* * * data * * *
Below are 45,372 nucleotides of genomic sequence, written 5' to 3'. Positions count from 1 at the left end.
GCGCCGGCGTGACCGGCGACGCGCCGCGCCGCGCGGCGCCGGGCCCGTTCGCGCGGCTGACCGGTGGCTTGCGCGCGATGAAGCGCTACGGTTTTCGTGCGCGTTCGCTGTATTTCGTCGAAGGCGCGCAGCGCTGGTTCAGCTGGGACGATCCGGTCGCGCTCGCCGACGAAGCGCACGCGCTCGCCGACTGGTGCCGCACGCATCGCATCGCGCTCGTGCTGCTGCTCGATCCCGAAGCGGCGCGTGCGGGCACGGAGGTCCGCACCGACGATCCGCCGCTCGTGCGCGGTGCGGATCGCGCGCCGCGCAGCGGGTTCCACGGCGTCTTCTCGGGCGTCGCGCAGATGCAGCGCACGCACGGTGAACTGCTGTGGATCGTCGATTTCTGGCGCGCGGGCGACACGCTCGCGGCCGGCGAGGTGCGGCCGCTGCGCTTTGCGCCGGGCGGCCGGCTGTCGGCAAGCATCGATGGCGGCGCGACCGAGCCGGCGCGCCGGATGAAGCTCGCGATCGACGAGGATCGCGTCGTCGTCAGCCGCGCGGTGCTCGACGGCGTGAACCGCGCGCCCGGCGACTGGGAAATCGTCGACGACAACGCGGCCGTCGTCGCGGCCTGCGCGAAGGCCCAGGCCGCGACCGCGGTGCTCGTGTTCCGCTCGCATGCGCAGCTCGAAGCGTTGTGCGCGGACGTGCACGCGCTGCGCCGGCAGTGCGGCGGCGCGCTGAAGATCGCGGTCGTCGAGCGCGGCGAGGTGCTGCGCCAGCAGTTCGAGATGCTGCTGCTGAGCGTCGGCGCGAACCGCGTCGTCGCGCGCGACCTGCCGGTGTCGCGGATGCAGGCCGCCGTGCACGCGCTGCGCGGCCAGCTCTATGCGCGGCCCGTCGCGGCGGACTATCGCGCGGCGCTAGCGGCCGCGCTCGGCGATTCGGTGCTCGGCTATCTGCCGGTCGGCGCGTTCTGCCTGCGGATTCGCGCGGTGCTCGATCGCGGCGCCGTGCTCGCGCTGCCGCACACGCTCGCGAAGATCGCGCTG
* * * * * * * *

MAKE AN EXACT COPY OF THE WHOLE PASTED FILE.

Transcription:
Below are 45,372 nucleotides of genomic sequence, written 5' to 3'. Positions count from 1 at the left end.
GCGCCGGCGTGACCGGCGACGCGCCGCGCCGCGCGGCGCCGGGCCCGTTCGCGCGGCTGACCGGTGGCTTGCGCGCGATGAAGCGCTACGGTTTTCGTGCGCGTTCGCTGTATTTCGTCGAAGGCGCGCAGCGCTGGTTCAGCTGGGACGATCCGGTCGCGCTCGCCGACGAAGCGCACGCGCTCGCCGACTGGTGCCGCACGCATCGCATCGCGCTCGTGCTGCTGCTCGATCCCGAAGCGGCGCGTGCGGGCACGGAGGTCCGCACCGACGATCCGCCGCTCGTGCGCGGTGCGGATCGCGCGCCGCGCAGCGGGTTCCACGGCGTCTTCTCGGGCGTCGCGCAGATGCAGCGCACGCACGGTGAACTGCTGTGGATCGTCGATTTCTGGCGCGCGGGCGACACGCTCGCGGCCGGCGAGGTGCGGCCGCTGCGCTTTGCGCCGGGCGGCCGGCTGTCGGCAAGCATCGATGGCGGCGCGACCGAGCCGGCGCGCCGGATGAAGCTCGCGATCGACGAGGATCGCGTCGTCGTCAGCCGCGCGGTGCTCGACGGCGTGAACCGCGCGCCCGGCGACTGGGAAATCGTCGACGACAACGCGGCCGTCGTCGCGGCCTGCGCGAAGGCCCAGGCCGCGACCGCGGTGCTCGTGTTCCGCTCGCATGCGCAGCTCGAAGCGTTGTGCGCGGACGTGCACGCGCTGCGCCGGCAGTGCGGCGGCGCGCTGAAGATCGCGGTCGTCGAGCGCGGCGAGGTGCTGCGCCAGCAGTTCGAGATGCTGCTGCTGAGCGTCGGCGCGAACCGCGTCGTCGCGCGCGACCTGCCGGTGTCGCGGATGCAGGCCGCCGTGCACGCGCTGCGCGGCCAGCTCTATGCGCGGCCCGTCGCGGCGGACTATCGCGCGGCGCTAGCGGCCGCGCTCGGCGATTCGGTGCTCGGCTATCTGCCGGTCGGCGCGTTCTGCCTGCGGATTCGCGCGGTGCTCGATCGCGGCGCCGTGCTCGCGCTGCCGCACACGCTCGCGAAGATCGCGCTG